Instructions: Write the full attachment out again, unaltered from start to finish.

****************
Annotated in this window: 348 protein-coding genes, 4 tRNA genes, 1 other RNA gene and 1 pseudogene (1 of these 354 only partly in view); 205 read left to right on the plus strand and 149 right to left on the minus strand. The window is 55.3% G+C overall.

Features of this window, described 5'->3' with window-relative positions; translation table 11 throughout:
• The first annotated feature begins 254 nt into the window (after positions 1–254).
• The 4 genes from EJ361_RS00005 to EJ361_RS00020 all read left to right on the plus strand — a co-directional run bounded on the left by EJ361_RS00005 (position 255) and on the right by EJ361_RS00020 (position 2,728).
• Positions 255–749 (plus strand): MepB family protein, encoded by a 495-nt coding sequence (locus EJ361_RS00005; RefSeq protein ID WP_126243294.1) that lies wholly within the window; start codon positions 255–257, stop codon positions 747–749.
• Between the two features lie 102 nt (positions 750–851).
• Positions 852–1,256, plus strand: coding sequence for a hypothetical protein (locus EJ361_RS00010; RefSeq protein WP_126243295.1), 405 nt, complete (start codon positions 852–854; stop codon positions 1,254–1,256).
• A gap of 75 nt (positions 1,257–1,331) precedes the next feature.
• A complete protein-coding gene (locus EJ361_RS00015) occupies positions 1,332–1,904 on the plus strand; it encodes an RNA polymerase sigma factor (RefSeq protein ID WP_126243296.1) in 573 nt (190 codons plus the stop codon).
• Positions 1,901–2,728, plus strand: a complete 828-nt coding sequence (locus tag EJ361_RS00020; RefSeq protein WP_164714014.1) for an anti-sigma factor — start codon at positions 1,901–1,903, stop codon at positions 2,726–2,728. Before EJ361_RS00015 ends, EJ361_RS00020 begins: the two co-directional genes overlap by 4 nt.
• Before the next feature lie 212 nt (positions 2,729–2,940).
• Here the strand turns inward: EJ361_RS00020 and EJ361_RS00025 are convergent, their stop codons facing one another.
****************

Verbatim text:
Annotated in this window: 348 protein-coding genes, 4 tRNA genes, 1 other RNA gene and 1 pseudogene (1 of these 354 only partly in view); 205 read left to right on the plus strand and 149 right to left on the minus strand. The window is 55.3% G+C overall.

Features of this window, described 5'->3' with window-relative positions; translation table 11 throughout:
• The first annotated feature begins 254 nt into the window (after positions 1–254).
• The 4 genes from EJ361_RS00005 to EJ361_RS00020 all read left to right on the plus strand — a co-directional run bounded on the left by EJ361_RS00005 (position 255) and on the right by EJ361_RS00020 (position 2,728).
• Positions 255–749 (plus strand): MepB family protein, encoded by a 495-nt coding sequence (locus EJ361_RS00005; RefSeq protein ID WP_126243294.1) that lies wholly within the window; start codon positions 255–257, stop codon positions 747–749.
• Between the two features lie 102 nt (positions 750–851).
• Positions 852–1,256, plus strand: coding sequence for a hypothetical protein (locus EJ361_RS00010; RefSeq protein WP_126243295.1), 405 nt, complete (start codon positions 852–854; stop codon positions 1,254–1,256).
• A gap of 75 nt (positions 1,257–1,331) precedes the next feature.
• A complete protein-coding gene (locus EJ361_RS00015) occupies positions 1,332–1,904 on the plus strand; it encodes an RNA polymerase sigma factor (RefSeq protein ID WP_126243296.1) in 573 nt (190 codons plus the stop codon).
• Positions 1,901–2,728, plus strand: a complete 828-nt coding sequence (locus tag EJ361_RS00020; RefSeq protein WP_164714014.1) for an anti-sigma factor — start codon at positions 1,901–1,903, stop codon at positions 2,726–2,728. Before EJ361_RS00015 ends, EJ361_RS00020 begins: the two co-directional genes overlap by 4 nt.
• Before the next feature lie 212 nt (positions 2,729–2,940).
• Here the strand turns inward: EJ361_RS00020 and EJ361_RS00025 are convergent, their stop codons facing one another.